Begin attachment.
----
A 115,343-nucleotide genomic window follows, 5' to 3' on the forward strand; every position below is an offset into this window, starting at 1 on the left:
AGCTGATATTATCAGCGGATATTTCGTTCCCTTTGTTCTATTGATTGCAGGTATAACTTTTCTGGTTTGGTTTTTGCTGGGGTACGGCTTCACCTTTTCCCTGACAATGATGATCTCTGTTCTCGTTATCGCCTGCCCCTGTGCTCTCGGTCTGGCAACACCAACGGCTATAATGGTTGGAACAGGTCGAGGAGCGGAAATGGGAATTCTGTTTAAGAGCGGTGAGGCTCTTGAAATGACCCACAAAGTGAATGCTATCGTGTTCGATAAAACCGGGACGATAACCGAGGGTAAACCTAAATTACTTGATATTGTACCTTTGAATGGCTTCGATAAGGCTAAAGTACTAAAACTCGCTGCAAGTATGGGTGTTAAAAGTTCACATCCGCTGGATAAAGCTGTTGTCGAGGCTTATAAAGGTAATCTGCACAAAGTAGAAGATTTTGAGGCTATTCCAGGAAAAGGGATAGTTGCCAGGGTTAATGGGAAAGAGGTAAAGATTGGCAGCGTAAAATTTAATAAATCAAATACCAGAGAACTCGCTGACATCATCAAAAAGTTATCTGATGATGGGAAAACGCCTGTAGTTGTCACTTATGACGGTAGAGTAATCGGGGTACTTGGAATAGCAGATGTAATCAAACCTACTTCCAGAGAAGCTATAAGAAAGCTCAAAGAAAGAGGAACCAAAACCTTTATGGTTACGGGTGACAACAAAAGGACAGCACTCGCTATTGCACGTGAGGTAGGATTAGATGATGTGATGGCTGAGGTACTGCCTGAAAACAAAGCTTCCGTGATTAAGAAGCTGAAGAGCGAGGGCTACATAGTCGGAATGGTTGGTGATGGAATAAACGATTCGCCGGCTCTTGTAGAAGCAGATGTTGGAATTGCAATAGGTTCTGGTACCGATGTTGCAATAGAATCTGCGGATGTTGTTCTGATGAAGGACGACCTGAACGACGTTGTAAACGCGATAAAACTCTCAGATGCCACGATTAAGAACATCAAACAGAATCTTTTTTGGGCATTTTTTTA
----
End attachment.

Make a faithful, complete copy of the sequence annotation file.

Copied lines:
A 115,343-nucleotide genomic window follows, 5' to 3' on the forward strand; every position below is an offset into this window, starting at 1 on the left:
AGCTGATATTATCAGCGGATATTTCGTTCCCTTTGTTCTATTGATTGCAGGTATAACTTTTCTGGTTTGGTTTTTGCTGGGGTACGGCTTCACCTTTTCCCTGACAATGATGATCTCTGTTCTCGTTATCGCCTGCCCCTGTGCTCTCGGTCTGGCAACACCAACGGCTATAATGGTTGGAACAGGTCGAGGAGCGGAAATGGGAATTCTGTTTAAGAGCGGTGAGGCTCTTGAAATGACCCACAAAGTGAATGCTATCGTGTTCGATAAAACCGGGACGATAACCGAGGGTAAACCTAAATTACTTGATATTGTACCTTTGAATGGCTTCGATAAGGCTAAAGTACTAAAACTCGCTGCAAGTATGGGTGTTAAAAGTTCACATCCGCTGGATAAAGCTGTTGTCGAGGCTTATAAAGGTAATCTGCACAAAGTAGAAGATTTTGAGGCTATTCCAGGAAAAGGGATAGTTGCCAGGGTTAATGGGAAAGAGGTAAAGATTGGCAGCGTAAAATTTAATAAATCAAATACCAGAGAACTCGCTGACATCATCAAAAAGTTATCTGATGATGGGAAAACGCCTGTAGTTGTCACTTATGACGGTAGAGTAATCGGGGTACTTGGAATAGCAGATGTAATCAAACCTACTTCCAGAGAAGCTATAAGAAAGCTCAAAGAAAGAGGAACCAAAACCTTTATGGTTACGGGTGACAACAAAAGGACAGCACTCGCTATTGCACGTGAGGTAGGATTAGATGATGTGATGGCTGAGGTACTGCCTGAAAACAAAGCTTCCGTGATTAAGAAGCTGAAGAGCGAGGGCTACATAGTCGGAATGGTTGGTGATGGAATAAACGATTCGCCGGCTCTTGTAGAAGCAGATGTTGGAATTGCAATAGGTTCTGGTACCGATGTTGCAATAGAATCTGCGGATGTTGTTCTGATGAAGGACGACCTGAACGACGTTGTAAACGCGATAAAACTCTCAGATGCCACGATTAAGAACATCAAACAGAATCTTTTTTGGGCATTTTTTTA